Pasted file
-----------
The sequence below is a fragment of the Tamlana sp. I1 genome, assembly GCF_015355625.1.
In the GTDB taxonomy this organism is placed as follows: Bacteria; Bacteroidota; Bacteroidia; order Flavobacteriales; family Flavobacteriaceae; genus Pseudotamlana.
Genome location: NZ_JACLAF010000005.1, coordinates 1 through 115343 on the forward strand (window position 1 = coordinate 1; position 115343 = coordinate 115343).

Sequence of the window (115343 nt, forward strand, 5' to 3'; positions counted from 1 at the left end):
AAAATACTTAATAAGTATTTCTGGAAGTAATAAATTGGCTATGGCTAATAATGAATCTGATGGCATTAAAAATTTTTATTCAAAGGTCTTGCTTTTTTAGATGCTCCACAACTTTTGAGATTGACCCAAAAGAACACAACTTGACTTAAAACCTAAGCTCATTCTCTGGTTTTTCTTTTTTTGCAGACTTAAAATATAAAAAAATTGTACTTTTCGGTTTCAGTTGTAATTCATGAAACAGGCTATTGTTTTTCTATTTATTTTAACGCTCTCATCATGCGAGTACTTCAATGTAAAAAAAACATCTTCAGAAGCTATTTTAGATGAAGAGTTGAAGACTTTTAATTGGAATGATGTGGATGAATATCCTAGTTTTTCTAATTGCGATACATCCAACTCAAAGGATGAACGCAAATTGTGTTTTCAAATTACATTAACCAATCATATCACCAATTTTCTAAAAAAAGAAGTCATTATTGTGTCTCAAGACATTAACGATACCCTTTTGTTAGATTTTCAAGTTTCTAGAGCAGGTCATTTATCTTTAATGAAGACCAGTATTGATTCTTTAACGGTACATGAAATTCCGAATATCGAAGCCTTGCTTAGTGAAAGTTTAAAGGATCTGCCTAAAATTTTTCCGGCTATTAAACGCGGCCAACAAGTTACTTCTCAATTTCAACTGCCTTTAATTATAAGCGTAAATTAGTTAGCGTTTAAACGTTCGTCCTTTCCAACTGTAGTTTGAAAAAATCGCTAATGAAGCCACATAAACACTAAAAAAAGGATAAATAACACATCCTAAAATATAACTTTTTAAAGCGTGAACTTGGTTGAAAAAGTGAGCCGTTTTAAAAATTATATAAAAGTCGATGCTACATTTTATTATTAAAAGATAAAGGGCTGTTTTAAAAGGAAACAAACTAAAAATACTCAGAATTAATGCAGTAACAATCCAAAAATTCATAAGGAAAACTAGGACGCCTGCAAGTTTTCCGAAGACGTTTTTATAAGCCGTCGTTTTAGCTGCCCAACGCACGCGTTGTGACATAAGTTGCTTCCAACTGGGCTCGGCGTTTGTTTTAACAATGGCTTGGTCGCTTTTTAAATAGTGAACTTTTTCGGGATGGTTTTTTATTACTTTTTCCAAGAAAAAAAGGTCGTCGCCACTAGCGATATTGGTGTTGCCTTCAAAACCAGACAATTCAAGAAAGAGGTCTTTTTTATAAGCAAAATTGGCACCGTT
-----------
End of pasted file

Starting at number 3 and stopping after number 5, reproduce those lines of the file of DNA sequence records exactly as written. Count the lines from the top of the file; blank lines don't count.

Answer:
Genome location: NZ_JACLAF010000005.1, coordinates 1 through 115343 on the forward strand (window position 1 = coordinate 1; position 115343 = coordinate 115343).

Sequence of the window (115343 nt, forward strand, 5' to 3'; positions counted from 1 at the left end):
AAAATACTTAATAAGTATTTCTGGAAGTAATAAATTGGCTATGGCTAATAATGAATCTGATGGCATTAAAAATTTTTATTCAAAGGTCTTGCTTTTTTAGATGCTCCACAACTTTTGAGATTGACCCAAAAGAACACAACTTGACTTAAAACCTAAGCTCATTCTCTGGTTTTTCTTTTTTTGCAGACTTAAAATATAAAAAAATTGTACTTTTCGGTTTCAGTTGTAATTCATGAAACAGGCTATTGTTTTTCTATTTATTTTAACGCTCTCATCATGCGAGTACTTCAATGTAAAAAAAACATCTTCAGAAGCTATTTTAGATGAAGAGTTGAAGACTTTTAATTGGAATGATGTGGATGAATATCCTAGTTTTTCTAATTGCGATACATCCAACTCAAAGGATGAACGCAAATTGTGTTTTCAAATTACATTAACCAATCATATCACCAATTTTCTAAAAAAAGAAGTCATTATTGTGTCTCAAGACATTAACGATACCCTTTTGTTAGATTTTCAAGTTTCTAGAGCAGGTCATTTATCTTTAATGAAGACCAGTATTGATTCTTTAACGGTACATGAAATTCCGAATATCGAAGCCTTGCTTAGTGAAAGTTTAAAGGATCTGCCTAAAATTTTTCCGGCTATTAAACGCGGCCAACAAGTTACTTCTCAATTTCAACTGCCTTTAATTATAAGCGTAAATTAGTTAGCGTTTAAACGTTCGTCCTTTCCAACTGTAGTTTGAAAAAATCGCTAATGAAGCCACATAAACACTAAAAAAAGGATAAATAACACATCCTAAAATATAACTTTTTAAAGCGTGAACTTGGTTGAAAAAGTGAGCCGTTTTAAAAATTATATAAAAGTCGATGCTACATTTTATTATTAAAAGATAAAGGGCTGTTTTAAAAGGAAACAAACTAAAAATACTCAGAATTAATGCAGTAACAATCCAAAAATTCATAAGGAAAACTAGGACGCCTGCAAGTTTTCCGAAGACGTTTTTATAAGCCGTCGTTTTAGCTGCCCAACGCACGCGTTGTGACATAAGTTGCTTCCAACTGGGCTCGGCGTTTGTTTTAACAATGGCTTGGTCGCTTTTTAAATAGTGAACTTTTTCGGGATGGTTTTTTATTACTTTTTCCAAGAAAAAAAGGTCGTCGCCACTAGCGATATTGGTGTTGCCTTCAAAACCAGACAATTCAAGAAAGAGGTCTTTTTTATAAGCAAAATTGGCACCGTT